Housing prices in our county have gone up. It was frontpage news in The Sunday Tribune. But does it mean my house is worth more now, or does it mean my dollars are worth less?
Mamie and I bought our first house in 1957. It was in a nice neighborhood of San Jose and in the Cupertino School District. It was a brand-new, three-bedroom house with two bathrooms, a double garage, a cedar shingle roof and hardwood floors (not a concrete slab).
We bought it with my G.I. loan and no down payment. The price was $14,382. But The Tribune said the median price of a home in San Luis Obispo County this January was $454,500. That’s $440,000 more than that nice house cost in 1957.
The payments on that first house of ours were $105 per month including taxes and insurance. My salary as a finance company manager was $435 per month. Yes, that’s right, per month. That’s $100 per week. Who could live on that today?
Mamie was a stay-at-home mom then, but we managed nicely. Dollars in those days bought a whole lot more than they do today. We even bought a second car so Mamie could do all the things suburban California wives and mothers were expected to do. Neither car was new, though.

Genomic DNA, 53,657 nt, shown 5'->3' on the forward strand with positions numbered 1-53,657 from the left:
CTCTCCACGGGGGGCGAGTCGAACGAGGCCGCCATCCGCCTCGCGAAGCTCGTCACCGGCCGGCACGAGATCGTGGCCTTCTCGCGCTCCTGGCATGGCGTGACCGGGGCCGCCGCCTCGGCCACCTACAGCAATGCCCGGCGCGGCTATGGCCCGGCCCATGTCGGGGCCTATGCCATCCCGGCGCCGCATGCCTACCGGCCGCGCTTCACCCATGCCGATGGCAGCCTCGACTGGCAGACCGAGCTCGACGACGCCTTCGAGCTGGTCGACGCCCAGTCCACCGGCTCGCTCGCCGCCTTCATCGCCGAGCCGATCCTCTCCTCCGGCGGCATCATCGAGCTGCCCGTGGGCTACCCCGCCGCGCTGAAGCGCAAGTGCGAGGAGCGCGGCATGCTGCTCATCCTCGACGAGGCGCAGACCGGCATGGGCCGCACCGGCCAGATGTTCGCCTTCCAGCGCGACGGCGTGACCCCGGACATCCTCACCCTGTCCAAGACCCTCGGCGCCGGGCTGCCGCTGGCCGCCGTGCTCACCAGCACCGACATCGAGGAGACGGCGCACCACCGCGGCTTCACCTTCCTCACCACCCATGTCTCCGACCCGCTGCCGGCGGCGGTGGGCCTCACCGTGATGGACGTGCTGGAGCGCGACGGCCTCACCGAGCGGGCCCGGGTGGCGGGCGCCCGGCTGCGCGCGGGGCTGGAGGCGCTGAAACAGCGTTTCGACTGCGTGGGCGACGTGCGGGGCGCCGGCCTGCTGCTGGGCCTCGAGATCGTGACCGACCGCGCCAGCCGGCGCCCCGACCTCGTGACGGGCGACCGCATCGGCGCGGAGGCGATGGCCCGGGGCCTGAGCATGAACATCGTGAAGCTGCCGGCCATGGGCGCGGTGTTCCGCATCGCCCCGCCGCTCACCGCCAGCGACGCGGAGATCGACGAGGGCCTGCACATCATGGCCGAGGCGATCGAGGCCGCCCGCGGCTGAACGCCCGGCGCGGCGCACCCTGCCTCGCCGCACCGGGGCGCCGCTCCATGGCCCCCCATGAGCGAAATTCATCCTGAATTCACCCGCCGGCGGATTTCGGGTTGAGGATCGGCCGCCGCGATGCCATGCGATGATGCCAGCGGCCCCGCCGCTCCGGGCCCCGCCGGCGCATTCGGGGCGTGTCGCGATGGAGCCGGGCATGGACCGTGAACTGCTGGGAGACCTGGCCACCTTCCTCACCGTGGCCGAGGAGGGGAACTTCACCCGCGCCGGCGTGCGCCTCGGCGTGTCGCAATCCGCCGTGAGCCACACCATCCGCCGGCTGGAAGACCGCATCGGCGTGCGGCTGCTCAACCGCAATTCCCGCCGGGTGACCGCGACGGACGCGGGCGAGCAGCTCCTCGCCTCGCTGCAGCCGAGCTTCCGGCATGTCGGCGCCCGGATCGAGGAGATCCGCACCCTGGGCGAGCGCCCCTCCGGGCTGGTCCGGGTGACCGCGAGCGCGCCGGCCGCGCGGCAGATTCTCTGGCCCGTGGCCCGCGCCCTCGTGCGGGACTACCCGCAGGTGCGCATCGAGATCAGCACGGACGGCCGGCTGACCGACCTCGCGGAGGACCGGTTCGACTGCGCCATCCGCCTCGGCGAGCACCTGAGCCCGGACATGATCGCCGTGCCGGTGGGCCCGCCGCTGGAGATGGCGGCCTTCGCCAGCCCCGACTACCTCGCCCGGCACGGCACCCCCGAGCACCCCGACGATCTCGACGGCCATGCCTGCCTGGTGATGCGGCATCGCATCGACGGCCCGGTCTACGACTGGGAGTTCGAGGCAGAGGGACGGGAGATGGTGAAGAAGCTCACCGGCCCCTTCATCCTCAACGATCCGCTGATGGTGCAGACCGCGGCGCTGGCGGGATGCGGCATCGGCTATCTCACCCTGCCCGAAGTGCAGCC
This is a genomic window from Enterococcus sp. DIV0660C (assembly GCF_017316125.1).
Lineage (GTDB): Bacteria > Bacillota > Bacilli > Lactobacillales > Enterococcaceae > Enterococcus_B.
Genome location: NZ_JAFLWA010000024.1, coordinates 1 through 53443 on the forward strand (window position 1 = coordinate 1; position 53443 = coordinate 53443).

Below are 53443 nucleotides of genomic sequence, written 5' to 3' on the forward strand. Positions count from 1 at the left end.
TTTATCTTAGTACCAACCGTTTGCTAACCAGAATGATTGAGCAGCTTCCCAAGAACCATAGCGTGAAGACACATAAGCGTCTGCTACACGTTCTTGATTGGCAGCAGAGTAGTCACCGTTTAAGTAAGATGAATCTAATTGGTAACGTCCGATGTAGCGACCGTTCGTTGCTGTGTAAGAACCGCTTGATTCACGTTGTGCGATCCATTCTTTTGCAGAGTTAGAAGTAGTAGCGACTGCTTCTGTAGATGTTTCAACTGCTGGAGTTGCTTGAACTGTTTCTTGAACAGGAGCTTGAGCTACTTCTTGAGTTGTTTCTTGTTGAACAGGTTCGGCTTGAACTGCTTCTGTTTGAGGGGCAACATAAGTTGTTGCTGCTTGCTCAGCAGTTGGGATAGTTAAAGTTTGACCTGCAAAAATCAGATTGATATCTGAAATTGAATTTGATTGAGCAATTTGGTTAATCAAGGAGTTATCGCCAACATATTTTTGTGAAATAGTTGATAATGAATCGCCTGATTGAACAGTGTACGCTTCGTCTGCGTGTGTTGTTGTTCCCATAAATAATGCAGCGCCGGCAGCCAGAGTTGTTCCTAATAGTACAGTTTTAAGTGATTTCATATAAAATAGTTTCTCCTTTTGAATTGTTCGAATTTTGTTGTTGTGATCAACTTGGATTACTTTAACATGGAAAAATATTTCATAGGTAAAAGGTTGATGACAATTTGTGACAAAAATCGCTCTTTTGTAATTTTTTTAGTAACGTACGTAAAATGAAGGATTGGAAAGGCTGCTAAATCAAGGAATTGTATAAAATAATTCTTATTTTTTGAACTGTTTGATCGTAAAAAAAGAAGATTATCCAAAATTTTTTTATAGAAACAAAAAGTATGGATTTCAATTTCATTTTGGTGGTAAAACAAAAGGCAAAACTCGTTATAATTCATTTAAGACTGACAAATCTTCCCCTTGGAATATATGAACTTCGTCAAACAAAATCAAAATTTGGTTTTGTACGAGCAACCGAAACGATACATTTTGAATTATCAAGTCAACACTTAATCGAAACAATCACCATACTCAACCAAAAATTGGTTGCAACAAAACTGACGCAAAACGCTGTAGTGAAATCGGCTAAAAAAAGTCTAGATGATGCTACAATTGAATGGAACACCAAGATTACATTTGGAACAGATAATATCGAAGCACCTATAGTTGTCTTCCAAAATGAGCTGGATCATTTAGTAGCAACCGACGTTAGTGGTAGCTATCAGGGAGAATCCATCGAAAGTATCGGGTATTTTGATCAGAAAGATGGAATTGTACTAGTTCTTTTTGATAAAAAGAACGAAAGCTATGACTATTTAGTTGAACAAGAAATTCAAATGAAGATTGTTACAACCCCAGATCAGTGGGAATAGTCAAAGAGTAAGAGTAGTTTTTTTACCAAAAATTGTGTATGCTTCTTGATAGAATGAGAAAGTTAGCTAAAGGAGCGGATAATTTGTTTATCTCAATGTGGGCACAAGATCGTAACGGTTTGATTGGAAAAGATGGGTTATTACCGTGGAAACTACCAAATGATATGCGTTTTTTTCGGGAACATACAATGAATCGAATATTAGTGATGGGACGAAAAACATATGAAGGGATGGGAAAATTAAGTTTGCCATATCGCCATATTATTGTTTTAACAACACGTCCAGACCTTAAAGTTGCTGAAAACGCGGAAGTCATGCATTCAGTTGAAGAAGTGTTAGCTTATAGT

Then, in 1962, we sold that house for $550 more than we bought it for. And we moved to Paso Robles, where I opened a finance company office. We bought a house in the Sherwood Acres neighborhood. It had three bedrooms, but only one bathroom. It also had a slab floor and a double carport in the backyard instead of a garage.
But the backyard was extra large, and the carport was newly built and had two large storage rooms. The living room was also newly expanded. Best of all, Paso Robles was a rural town with a population of about 6,700. That suited Mamie and me just fine.
Also, the price was right: only $10,500. At first, the payments were $107 per month, but after 2½ years they dropped to $66, including taxes and insurance. On Oct. 5, 1977, we paid off the mortgage in full.
And by then, $66 seemed small. It couldn’t buy as much it did in 1962. But still, having no payments was a relief. In fact, in 1980 Mamie and I felt I could quit my job at KPRL Radio and take a year off to run for county supervisor. Mamie had a good job. I lost by 56 votes and went to work for the Telegram-Tribune.
In 1982, we sold our Sherwood Acres house for $60,000. And in 1982, $60,000 could only buy about one-sixth of what it could have bought 20 years earlier.
In 1982, we bought our present home for $91,000. It has four bedrooms, two baths and a tile roof. But today, $91,000 could never buy us anything close to that.